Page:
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How to find us prof. dr. M.M. (Monicque) Lorist

Research interests

Healthy human task performance is characterized by significant differences between and within individuals. The dynamics in behaviour, underlying the richness of behavioural diversity, are largely undelineated. My line of research explicitly aims at enhancing our understanding of mechanisms underlying this variability in cognitive performance within and between individuals. 

Of specific importance is the comprehension of changes in the flexibility and limitations of the information processing system in the ageing human brain and how the dynamics in this system might be used to deal with cognitive task demands and to prevent age-related performance deteriorations.
The combination of measures of behaviour (reaction time and accuracy) and brain activity (e.g., EEG, ERP and fMRI) to examine task performance, forms a crucial aspect of this research. Especially, the simultaneous use of these non-invasive techniques provides particularly important ways to generate new information about brain dynamics in healthy individuals.

Research topics that I am working on at the moment include:
• Effects of healthy ageing on attention, working memory and reward processing
• Mental fatigue and task performance
• Gender differences and stress
• Sensory and liking of food
• Effects of caffeine on cognition
 

Publications

Caffeine Boosts Preparatory Attention for Reward-related Stimulus Information

Diminished Feedback Evaluation and Knowledge Updating Underlying Age-Related Differences in Choice Behavior During Feedback Learning

Individual differences in the temporal dynamics of object-based attention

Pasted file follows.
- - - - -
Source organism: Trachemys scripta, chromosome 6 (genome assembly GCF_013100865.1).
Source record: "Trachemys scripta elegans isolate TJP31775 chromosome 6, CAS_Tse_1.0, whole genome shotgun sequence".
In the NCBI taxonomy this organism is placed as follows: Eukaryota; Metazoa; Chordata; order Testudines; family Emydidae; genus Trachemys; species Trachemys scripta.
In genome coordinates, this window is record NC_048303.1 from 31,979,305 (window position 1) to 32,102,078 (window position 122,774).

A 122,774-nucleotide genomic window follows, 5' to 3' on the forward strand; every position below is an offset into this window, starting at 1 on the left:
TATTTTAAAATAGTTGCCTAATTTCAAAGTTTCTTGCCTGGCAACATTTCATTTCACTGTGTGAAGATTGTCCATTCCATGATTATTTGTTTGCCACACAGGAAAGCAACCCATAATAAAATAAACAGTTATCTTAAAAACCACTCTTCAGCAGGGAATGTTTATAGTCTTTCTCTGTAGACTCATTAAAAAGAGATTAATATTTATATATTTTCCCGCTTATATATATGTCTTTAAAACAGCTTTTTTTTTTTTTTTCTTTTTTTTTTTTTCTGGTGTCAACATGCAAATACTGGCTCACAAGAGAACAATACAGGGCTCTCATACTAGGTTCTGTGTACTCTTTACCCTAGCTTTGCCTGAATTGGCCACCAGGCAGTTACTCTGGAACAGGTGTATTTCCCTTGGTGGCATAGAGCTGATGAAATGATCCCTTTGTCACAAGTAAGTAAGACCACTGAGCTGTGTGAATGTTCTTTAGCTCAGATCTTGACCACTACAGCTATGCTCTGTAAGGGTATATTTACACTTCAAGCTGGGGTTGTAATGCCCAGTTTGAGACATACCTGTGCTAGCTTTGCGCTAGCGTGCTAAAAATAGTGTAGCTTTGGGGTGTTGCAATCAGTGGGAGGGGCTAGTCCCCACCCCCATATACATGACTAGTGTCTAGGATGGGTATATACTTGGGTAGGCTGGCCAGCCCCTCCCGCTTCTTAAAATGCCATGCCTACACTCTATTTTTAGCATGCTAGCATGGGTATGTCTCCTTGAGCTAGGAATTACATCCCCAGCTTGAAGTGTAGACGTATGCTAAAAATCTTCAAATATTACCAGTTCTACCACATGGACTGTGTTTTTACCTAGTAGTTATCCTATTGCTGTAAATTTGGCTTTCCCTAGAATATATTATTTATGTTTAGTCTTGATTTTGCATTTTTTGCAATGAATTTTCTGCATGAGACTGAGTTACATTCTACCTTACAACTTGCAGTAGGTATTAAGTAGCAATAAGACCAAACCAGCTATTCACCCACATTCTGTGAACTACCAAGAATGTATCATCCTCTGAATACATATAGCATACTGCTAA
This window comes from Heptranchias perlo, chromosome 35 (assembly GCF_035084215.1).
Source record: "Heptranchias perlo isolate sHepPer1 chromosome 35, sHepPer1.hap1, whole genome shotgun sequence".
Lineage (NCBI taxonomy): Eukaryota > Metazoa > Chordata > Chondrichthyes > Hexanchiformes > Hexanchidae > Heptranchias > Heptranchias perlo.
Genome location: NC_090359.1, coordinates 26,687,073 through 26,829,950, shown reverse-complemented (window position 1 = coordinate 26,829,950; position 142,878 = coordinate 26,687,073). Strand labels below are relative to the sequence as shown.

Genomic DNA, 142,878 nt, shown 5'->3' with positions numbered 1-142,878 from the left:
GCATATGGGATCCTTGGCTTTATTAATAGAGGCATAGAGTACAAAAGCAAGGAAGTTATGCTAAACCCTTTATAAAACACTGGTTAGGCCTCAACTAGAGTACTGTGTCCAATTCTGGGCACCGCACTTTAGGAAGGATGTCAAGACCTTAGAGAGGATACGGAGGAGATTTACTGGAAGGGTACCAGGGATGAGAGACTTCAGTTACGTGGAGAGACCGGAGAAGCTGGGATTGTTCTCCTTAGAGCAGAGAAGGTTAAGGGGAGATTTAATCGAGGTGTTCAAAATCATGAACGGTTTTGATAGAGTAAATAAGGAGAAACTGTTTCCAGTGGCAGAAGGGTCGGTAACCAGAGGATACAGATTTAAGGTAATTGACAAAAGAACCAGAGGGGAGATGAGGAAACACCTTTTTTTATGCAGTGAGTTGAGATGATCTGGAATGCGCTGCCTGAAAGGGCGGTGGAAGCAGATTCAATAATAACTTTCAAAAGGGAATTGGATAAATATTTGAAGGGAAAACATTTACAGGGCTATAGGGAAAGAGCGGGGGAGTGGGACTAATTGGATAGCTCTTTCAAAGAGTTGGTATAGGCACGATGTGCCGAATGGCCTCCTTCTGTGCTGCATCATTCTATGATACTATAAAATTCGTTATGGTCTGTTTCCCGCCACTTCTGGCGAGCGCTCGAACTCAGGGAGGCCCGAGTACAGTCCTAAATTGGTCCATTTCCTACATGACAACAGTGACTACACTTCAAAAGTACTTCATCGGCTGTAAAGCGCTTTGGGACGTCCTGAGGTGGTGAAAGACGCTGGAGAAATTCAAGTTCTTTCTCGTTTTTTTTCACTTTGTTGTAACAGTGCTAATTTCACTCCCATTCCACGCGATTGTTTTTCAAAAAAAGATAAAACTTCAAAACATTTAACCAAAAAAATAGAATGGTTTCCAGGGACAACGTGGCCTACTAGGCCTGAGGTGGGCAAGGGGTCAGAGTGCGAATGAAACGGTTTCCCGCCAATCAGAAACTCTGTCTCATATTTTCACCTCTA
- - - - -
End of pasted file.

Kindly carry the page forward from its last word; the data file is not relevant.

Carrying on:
Adaptive event integration in the missing element task

Concurrent guidance of attention by multiple working memory items: Behavioral and computational evidence

Dynamics in typewriting performance reflect mental fatigue during real-life office work

Individual differences in the temporal dynamics of object-based attention and the rhythmic sampling of visual space

Thinking fast or slow? Functional magnetic resonance imaging reveals stronger connectivity when experienced neurologists diagnose ambiguous cases: Functional magnetic resonance imaging reveals stronger connectivity when experienced neurologists diagnose ambiguous cases

Towards a unified understanding of lateralized vision: A large-scale study investigating principles governing patterns of lateralization using a heterogeneous sample

Reproducibility of visual-field asymmetries: Nine replication studies investigating lateralization of visual information processing

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Press/media

Gif uit blik?

Radio-interview: 3 FM-Giel Beelen, VARA (4 mei, 2011)

Brochure ‘Koffie en Hoofdzaken’ van het Voorlichtingsbureau Koffie en Gezondheid (2011)

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